�I did not face any problems in school or college. My friends and teachers were always supportive and encouraging. On my achievements, I would like to thank the Salvation Army for providing me opportunities to study in lower classes. I am also thankful to my father Zosiama for his endless encouragement and all my friends for their support,� Lalbuatsaiha told The Assam Tribune.

While pursuing Ph D degree in South Asian Studies in JNU, Lalbuatsaiha is working as a part time lecturer in Govt J Thankima College in Aizawl.

�I am also indebted to Mizoram State Council of Education Research & Training (SCERT) for all the support it had given me. I am also grateful to J Lalhruaisanga and other Mizo friends in Jamia Millia Islamia and JNU for their endless support,� he said.

Before Lalbuatsaiha, two visually-challenged persons in Mizoram had completed BA. But Lalbuatsaiha was the first one to complete with Honours subject. He post-graduated in Political Science from Jamia Millia, New Delhi in 2009, again the first person with visual impairment from Mizoram to complete MA. He has thrown a challenge to all physically-challenged persons, especially the visually-impaired, in Mizoram that their impairment should not prevent them from meeting challenges.

�Now technology has provided numerous opportunities for the blind people. Even the Mizoram University is now equipped with speaking software for visually-impaired students. If I can achieve why should not they?� he asked.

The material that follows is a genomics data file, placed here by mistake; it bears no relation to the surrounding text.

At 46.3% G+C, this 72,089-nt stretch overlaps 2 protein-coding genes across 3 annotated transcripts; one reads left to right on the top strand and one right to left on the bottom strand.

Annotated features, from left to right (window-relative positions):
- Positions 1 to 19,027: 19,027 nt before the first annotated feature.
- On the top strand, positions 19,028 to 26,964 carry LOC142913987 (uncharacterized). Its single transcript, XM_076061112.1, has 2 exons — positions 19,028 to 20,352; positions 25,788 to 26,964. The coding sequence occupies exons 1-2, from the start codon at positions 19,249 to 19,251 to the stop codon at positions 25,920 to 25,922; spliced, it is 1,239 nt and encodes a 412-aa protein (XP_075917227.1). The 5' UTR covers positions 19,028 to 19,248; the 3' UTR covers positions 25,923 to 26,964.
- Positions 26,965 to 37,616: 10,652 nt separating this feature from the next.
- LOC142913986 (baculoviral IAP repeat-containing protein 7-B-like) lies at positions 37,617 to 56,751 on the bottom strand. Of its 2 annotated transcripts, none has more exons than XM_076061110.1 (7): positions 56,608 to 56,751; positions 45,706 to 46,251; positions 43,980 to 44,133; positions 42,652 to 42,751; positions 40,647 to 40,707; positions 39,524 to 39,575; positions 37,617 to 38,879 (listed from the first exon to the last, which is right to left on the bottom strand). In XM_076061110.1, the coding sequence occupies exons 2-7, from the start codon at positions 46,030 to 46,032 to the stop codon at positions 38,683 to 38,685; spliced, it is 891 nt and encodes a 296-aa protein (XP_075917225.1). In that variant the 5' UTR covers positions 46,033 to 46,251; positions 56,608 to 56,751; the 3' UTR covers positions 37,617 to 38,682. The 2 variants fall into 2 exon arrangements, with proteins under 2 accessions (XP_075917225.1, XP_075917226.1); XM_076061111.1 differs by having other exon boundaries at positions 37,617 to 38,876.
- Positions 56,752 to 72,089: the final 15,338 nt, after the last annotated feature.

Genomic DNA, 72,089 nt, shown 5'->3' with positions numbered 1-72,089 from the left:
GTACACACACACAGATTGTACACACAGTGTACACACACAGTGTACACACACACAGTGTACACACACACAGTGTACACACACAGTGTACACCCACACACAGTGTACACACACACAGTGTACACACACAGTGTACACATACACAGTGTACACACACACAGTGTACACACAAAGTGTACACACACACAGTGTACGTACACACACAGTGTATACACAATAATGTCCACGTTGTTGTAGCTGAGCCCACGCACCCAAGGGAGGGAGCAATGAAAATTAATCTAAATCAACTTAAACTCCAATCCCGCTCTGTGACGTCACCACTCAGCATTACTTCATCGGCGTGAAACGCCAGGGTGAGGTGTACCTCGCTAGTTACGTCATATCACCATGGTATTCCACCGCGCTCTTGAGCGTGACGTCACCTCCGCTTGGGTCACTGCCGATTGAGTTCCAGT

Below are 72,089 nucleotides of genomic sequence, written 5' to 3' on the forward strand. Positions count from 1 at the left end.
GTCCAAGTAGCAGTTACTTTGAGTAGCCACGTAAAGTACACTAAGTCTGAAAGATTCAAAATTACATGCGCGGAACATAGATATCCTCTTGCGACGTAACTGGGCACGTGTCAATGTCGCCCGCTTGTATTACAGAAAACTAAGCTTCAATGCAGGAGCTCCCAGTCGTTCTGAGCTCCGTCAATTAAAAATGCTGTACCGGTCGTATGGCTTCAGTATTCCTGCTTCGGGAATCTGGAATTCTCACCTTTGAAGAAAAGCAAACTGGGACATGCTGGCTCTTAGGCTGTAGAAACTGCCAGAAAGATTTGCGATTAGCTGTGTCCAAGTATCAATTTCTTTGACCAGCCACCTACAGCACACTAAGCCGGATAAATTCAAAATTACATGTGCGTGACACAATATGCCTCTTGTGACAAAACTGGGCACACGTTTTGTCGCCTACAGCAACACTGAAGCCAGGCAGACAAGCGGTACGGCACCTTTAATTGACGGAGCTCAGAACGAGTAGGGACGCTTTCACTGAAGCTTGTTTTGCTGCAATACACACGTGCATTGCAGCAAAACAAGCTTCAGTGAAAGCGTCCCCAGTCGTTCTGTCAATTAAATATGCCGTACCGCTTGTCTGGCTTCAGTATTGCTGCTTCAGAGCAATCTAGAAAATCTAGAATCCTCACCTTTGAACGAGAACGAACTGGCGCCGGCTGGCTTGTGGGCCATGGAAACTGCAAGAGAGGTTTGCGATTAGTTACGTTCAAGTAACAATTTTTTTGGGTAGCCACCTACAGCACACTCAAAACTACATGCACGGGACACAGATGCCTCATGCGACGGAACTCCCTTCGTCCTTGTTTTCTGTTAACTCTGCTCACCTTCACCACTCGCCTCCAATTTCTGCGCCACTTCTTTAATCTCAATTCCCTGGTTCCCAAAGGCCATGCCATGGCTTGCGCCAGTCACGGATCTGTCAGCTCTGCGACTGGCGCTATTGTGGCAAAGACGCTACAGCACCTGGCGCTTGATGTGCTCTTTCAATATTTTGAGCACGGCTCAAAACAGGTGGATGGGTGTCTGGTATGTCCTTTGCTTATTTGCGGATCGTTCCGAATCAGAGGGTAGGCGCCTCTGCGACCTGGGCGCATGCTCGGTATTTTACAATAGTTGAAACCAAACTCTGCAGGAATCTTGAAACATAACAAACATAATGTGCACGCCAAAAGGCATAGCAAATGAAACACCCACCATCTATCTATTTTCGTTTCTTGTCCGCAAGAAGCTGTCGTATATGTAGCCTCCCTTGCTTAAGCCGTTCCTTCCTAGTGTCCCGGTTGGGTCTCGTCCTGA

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Impossible is nothing for visually-challenged Lalbuatsaiha

AIZAWL, March 5 - The word �impossible� finds no place in the lexicon of this 33-year-old visually-challenged man from Mizoram who has received an M Phil degree from Jawaharlal Nehru University and pursuing a Ph D degree in the same university.

Lalbuatsaiha, son of Zosiama, a resident of Keifang village, about 70 km from here, has achieved the M Phil degree in International Relations for his dissertation �India-Bhutan economic cooperation from 1997 to 2010,� to be the first physically-challenged person from Mizoram to receive such a high degree.

Born on June 27, 1984, Lalbuatsaiha is blind from birth, but this impairment has never stopped him from meeting challenges and scaling new heights. Labuatsaiha is the second youngest of the five children of Zosiama and his wife.

Buata�s childhood dream was to go to school and learn. �My father was a headmaster and I used to accompany him to his school. I would sit with the children listening to what they read and I memorised what I heard. I learned to carry pencil and paper like the other kids.�